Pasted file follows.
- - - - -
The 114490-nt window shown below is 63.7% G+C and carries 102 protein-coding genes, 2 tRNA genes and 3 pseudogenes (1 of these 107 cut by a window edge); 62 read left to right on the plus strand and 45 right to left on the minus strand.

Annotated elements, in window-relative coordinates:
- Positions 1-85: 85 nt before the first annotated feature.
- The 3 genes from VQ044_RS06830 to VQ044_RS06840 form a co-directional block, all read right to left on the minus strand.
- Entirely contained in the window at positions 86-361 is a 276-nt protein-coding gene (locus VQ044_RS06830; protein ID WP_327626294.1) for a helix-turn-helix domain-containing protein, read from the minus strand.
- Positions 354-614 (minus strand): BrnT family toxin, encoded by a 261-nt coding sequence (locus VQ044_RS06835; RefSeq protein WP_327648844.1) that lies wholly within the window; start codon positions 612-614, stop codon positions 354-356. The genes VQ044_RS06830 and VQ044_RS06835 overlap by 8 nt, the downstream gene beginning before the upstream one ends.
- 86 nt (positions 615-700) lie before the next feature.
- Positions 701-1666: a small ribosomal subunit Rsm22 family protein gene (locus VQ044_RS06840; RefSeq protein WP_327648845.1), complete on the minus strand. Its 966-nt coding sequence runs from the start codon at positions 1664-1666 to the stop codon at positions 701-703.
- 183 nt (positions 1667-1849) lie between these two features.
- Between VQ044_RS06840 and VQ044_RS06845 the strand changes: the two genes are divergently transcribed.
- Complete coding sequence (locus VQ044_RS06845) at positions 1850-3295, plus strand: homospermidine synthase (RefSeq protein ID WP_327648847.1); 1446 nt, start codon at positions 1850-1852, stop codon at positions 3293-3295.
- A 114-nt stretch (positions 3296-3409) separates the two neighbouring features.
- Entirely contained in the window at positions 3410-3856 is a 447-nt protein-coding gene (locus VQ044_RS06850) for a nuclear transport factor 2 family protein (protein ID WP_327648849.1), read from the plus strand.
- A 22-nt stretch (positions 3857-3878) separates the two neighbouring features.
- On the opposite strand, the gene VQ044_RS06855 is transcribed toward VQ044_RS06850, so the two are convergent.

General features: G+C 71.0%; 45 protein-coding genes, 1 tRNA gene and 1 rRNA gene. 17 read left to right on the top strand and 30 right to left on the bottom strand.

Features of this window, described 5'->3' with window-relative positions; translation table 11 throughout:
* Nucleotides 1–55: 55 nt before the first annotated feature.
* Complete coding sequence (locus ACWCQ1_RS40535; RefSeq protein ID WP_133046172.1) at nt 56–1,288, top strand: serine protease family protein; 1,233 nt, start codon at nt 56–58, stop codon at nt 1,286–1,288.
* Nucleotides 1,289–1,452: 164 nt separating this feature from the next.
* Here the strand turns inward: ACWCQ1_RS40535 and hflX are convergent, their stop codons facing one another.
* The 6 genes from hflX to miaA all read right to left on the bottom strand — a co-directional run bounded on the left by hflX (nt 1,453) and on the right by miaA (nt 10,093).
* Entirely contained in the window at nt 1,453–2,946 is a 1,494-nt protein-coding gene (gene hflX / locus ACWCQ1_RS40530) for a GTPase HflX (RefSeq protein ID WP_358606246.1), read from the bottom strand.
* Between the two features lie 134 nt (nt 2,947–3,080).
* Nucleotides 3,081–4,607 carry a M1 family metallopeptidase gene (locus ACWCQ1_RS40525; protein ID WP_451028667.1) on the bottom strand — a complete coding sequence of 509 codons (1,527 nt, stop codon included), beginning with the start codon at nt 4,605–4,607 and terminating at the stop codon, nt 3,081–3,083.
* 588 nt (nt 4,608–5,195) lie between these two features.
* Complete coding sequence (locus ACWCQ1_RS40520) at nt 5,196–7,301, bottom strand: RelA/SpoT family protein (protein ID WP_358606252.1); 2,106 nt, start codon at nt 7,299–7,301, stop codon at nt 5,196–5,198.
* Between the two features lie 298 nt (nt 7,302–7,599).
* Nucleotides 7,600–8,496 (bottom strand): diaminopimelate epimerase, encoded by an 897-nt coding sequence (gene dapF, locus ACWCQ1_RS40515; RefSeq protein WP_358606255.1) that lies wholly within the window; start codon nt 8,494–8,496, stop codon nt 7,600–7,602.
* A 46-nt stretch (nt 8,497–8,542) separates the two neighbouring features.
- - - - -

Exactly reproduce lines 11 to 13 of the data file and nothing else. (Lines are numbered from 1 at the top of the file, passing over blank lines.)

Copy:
- Complete coding sequence (locus VQ044_RS06845) at positions 1850-3295, plus strand: homospermidine synthase (RefSeq protein ID WP_327648847.1); 1446 nt, start codon at positions 1850-1852, stop codon at positions 3293-3295.
- A 114-nt stretch (positions 3296-3409) separates the two neighbouring features.
- Entirely contained in the window at positions 3410-3856 is a 447-nt protein-coding gene (locus VQ044_RS06850) for a nuclear transport factor 2 family protein (protein ID WP_327648849.1), read from the plus strand.